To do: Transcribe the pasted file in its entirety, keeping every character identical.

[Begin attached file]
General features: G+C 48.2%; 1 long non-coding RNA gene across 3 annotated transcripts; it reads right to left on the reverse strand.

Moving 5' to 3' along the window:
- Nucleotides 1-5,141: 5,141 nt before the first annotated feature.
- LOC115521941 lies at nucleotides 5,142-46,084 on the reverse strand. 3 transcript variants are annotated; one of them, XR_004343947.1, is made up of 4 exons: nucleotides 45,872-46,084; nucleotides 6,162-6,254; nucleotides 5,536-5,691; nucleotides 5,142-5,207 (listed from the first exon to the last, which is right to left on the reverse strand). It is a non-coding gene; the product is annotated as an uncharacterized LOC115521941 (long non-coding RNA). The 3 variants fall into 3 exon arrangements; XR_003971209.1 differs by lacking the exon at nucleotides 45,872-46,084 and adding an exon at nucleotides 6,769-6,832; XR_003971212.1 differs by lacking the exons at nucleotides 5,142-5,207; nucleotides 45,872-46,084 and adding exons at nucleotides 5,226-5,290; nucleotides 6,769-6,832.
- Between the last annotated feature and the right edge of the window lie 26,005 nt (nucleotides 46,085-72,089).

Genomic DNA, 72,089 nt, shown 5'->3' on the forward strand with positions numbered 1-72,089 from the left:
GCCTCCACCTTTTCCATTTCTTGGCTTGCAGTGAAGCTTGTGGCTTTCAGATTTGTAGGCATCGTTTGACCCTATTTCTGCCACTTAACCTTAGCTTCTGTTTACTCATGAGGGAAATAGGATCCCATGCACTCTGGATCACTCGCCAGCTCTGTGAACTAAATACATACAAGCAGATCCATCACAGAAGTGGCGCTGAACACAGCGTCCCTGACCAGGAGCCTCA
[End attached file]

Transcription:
General features: G+C 48.2%; 1 long non-coding RNA gene across 3 annotated transcripts; it reads right to left on the reverse strand.

Moving 5' to 3' along the window:
- Nucleotides 1-5,141: 5,141 nt before the first annotated feature.
- LOC115521941 lies at nucleotides 5,142-46,084 on the reverse strand. 3 transcript variants are annotated; one of them, XR_004343947.1, is made up of 4 exons: nucleotides 45,872-46,084; nucleotides 6,162-6,254; nucleotides 5,536-5,691; nucleotides 5,142-5,207 (listed from the first exon to the last, which is right to left on the reverse strand). It is a non-coding gene; the product is annotated as an uncharacterized LOC115521941 (long non-coding RNA). The 3 variants fall into 3 exon arrangements; XR_003971209.1 differs by lacking the exon at nucleotides 45,872-46,084 and adding an exon at nucleotides 6,769-6,832; XR_003971212.1 differs by lacking the exons at nucleotides 5,142-5,207; nucleotides 45,872-46,084 and adding exons at nucleotides 5,226-5,290; nucleotides 6,769-6,832.
- Between the last annotated feature and the right edge of the window lie 26,005 nt (nucleotides 46,085-72,089).

Genomic DNA, 72,089 nt, shown 5'->3' on the forward strand with positions numbered 1-72,089 from the left:
GCCTCCACCTTTTCCATTTCTTGGCTTGCAGTGAAGCTTGTGGCTTTCAGATTTGTAGGCATCGTTTGACCCTATTTCTGCCACTTAACCTTAGCTTCTGTTTACTCATGAGGGAAATAGGATCCCATGCACTCTGGATCACTCGCCAGCTCTGTGAACTAAATACATACAAGCAGATCCATCACAGAAGTGGCGCTGAACACAGCGTCCCTGACCAGGAGCCTCA